Optimal Caching in 5G Networks With Opportunistic Spectrum Access

Mostafa Emara, Hesham Elsawy, Sameh Sorour, Samir Al-Ghadhban, Mohamed-Slim Alouini, Tareq Y. Al-Naffouri

Research output: Contribution to journalArticlepeer-review

10 Scopus citations

Abstract

Cache-enabled small base station (SBS) densification is foreseen as a key component of 5G cellular networks. This architecture enables storing popular files at the network edge (i.e., SBS caches), which empowers local communication and alleviates traffic congestion at the core/backhaul network. This paper develops a mathematical framework, based on stochastic geometry, to characterize the hit probability in multi-channel cache-enabled 5G networks with both unicast/multicast capabilities and opportunistic spectrum access. To this end, we first derive the hit probability by characterizing the opportunistic spectrum access success probabilities, service distance distributions, and coverage probabilities. An optimization framework for file caching is then developed to maximize the hit probability. To this end, a simple concave approximation for the hit probability is proposed, which highly reduces the optimization complexity and leads to a closed-form solution. The sub-optimal solution is benchmarked against two widely employed caching distribution schemes, namely, uniform and Zipf caching, through numerical results and extensive simulations. It is shown that the caching strategy should be adapted to the network parameters and capabilities. For instance, diversifying file caching according to the Zipf distribution is better in multicast systems with large number of channels. However, when the number of channels is low and/or the network is restricted to unicast transmissions, it is better to confine caching to the most popular files only.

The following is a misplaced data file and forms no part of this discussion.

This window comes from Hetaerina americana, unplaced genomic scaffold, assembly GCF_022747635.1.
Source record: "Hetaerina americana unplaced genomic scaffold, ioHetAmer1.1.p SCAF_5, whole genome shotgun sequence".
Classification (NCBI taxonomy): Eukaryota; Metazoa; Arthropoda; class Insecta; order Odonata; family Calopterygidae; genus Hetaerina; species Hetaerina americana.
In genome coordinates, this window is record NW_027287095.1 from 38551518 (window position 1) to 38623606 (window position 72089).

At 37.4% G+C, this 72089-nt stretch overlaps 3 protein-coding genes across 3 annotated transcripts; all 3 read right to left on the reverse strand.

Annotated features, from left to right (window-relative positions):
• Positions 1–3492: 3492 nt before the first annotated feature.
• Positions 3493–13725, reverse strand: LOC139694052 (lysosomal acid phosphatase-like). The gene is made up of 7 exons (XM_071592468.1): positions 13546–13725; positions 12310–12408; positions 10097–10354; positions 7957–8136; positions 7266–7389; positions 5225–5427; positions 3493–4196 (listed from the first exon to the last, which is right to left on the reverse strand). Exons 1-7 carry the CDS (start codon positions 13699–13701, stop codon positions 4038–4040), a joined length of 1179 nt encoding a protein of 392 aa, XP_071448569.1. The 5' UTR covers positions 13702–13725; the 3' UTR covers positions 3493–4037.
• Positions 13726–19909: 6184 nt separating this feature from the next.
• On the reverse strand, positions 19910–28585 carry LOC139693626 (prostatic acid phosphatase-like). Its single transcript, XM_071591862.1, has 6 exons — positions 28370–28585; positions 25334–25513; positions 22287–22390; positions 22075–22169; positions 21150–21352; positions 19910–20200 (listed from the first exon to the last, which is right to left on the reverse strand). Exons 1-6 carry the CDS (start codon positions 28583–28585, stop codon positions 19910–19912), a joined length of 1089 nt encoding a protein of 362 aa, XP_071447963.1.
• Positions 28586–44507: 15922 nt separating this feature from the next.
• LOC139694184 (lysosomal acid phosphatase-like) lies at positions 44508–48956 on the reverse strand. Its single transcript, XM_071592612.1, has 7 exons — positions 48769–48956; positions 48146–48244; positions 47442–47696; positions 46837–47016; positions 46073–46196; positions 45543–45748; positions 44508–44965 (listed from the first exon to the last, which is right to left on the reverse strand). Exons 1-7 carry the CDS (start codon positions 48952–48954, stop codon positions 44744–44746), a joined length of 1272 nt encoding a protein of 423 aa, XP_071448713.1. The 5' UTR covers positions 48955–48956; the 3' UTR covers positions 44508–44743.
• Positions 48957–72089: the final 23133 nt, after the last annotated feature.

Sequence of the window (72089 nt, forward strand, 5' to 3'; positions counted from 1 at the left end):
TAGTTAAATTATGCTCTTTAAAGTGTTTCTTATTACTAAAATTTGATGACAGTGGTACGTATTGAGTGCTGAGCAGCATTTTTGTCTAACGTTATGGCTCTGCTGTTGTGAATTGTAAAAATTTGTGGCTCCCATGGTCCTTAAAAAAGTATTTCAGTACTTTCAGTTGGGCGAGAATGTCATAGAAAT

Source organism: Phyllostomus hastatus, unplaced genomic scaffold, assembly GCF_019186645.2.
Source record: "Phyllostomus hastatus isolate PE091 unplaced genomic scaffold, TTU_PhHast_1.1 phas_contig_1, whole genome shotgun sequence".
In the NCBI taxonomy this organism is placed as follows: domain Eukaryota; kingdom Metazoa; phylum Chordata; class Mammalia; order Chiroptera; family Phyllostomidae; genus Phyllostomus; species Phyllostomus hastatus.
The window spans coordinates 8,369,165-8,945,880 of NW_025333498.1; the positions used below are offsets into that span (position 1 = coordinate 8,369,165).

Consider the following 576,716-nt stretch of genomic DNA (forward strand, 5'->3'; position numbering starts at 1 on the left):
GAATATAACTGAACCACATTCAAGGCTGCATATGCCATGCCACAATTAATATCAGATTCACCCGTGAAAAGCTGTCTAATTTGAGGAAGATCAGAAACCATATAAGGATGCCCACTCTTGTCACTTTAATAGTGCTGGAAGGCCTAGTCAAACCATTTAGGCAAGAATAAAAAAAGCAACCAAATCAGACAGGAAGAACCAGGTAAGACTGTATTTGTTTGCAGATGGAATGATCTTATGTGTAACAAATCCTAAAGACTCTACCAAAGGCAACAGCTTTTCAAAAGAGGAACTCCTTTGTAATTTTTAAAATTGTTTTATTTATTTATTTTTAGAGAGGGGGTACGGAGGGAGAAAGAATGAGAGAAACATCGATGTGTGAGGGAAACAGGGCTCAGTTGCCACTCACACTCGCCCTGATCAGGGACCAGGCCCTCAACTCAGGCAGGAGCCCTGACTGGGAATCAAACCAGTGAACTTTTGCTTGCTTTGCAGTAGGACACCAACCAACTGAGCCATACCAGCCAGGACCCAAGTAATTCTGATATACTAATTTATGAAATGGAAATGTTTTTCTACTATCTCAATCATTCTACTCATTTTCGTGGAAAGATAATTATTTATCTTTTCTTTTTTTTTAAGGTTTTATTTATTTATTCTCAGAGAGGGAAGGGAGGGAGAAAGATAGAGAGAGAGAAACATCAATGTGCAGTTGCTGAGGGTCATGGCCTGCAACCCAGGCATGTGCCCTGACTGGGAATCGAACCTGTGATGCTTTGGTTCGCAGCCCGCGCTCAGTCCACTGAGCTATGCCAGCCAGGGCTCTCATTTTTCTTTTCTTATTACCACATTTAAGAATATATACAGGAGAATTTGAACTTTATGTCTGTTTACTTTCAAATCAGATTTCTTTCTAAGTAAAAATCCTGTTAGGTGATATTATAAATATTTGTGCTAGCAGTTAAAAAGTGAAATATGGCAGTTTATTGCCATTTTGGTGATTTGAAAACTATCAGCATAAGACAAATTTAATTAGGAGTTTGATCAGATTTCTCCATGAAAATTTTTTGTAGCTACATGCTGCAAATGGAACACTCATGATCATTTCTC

Original languageEnglish (US)
Pages (from-to)4447-4461
Number of pages15
JournalIEEE Transactions on Wireless Communications
Volume17
Issue number7
DOIs
StatePublished - Apr 17 2018

Bibliographical note

KAUST Repository Item: Exported on 2021-02-19
Acknowledged KAUST grant number(s): KAUST-002
Acknowledgements: This work was supported in part by a Grant from the Office of Competitive Research Funding at the King Abdullah University of Science and Technology (KAUST) and in part by the Deanship of Scientific Research at King Fahd University of Petroleum and Minerals, Dhahran, Saudi Arabia, under Project KAUST-002. This paper was presented in part at the IEEE Global Communications Conference, December 2017 [1]. The associate editor coordinating the review of this paper and approving it for publication was K. Choi.

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